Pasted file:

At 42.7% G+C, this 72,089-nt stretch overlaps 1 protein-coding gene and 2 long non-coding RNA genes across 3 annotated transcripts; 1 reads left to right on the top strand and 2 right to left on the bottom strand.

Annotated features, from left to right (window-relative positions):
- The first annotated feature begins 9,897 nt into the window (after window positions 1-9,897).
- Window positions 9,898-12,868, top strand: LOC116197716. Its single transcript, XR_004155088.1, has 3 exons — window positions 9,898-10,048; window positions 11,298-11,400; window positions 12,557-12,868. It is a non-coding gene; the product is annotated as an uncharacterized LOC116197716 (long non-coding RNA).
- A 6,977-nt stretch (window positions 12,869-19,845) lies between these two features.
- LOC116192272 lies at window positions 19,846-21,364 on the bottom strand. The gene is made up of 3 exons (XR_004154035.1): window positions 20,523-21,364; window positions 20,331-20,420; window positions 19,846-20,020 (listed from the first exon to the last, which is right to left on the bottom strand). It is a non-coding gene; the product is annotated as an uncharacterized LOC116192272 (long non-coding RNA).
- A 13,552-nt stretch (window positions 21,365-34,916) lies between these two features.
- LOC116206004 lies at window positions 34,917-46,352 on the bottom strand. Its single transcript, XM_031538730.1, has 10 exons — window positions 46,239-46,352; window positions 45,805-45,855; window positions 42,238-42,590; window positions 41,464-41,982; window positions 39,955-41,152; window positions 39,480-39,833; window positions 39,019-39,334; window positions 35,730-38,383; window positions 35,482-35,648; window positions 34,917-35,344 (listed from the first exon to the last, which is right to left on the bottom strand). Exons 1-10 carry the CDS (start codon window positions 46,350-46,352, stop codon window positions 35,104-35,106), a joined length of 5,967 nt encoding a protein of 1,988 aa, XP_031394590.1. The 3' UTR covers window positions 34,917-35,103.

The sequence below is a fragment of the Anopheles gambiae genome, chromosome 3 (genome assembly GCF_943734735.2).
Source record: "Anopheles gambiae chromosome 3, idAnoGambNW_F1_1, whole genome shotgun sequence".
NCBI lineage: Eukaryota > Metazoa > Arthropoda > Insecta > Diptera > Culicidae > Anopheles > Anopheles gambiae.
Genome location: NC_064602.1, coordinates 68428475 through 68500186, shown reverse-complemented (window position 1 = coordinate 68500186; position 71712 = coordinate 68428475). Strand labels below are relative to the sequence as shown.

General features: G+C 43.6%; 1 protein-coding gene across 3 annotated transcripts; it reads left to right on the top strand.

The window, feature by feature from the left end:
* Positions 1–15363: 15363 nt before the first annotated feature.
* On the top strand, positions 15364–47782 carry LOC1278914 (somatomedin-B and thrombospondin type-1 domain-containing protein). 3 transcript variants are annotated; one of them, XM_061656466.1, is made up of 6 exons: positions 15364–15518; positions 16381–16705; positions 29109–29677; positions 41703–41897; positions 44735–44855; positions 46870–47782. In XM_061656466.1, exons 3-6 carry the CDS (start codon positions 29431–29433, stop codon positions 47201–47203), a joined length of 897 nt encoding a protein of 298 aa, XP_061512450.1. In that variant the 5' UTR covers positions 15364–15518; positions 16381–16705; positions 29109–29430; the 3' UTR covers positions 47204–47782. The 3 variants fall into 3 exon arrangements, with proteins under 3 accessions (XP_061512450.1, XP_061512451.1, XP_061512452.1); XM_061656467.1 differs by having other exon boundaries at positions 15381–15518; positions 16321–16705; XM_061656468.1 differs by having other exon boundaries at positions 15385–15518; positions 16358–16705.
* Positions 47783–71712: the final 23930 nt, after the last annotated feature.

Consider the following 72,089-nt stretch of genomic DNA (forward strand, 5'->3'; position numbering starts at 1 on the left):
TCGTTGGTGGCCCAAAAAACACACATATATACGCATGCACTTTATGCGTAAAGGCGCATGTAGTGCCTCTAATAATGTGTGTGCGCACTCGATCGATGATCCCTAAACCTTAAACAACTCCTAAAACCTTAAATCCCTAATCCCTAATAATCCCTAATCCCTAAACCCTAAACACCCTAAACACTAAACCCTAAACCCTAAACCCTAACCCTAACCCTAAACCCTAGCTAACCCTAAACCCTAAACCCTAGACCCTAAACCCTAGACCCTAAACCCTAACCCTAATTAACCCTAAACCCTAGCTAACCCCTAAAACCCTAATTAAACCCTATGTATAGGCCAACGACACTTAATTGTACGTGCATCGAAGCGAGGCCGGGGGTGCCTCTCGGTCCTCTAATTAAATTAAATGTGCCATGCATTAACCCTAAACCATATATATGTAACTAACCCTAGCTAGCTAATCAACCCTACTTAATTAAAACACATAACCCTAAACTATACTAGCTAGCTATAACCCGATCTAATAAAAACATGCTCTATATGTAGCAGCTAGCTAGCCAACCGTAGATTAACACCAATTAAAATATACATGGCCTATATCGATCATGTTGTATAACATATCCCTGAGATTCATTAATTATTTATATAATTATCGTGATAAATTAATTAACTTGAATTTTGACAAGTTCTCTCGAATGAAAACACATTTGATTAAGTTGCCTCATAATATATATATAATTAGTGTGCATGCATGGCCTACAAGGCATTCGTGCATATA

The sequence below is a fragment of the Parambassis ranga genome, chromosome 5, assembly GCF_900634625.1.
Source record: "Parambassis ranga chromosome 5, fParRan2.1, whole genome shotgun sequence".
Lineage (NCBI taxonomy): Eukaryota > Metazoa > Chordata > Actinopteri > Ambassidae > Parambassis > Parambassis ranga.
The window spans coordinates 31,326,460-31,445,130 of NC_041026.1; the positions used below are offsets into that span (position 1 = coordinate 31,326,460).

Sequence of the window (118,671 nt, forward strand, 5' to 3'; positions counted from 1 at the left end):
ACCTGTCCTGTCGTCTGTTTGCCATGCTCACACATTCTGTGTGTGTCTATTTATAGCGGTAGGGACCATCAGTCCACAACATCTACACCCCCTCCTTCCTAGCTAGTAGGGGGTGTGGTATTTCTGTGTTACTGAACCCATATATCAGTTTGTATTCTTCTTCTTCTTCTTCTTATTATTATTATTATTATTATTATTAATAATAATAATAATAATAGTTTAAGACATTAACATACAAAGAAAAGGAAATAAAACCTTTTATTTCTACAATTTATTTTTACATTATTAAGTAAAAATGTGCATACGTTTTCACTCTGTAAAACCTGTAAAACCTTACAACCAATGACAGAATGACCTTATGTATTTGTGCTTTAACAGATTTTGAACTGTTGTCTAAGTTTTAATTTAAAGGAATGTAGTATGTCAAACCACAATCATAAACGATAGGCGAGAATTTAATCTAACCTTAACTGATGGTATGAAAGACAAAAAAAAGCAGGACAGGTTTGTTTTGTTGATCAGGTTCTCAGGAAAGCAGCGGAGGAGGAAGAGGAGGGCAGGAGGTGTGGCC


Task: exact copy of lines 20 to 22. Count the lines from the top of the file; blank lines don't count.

The sequence below is a fragment of the Parambassis ranga genome, chromosome 5, assembly GCF_900634625.1.
Source record: "Parambassis ranga chromosome 5, fParRan2.1, whole genome shotgun sequence".
Lineage (NCBI taxonomy): Eukaryota > Metazoa > Chordata > Actinopteri > Ambassidae > Parambassis > Parambassis ranga.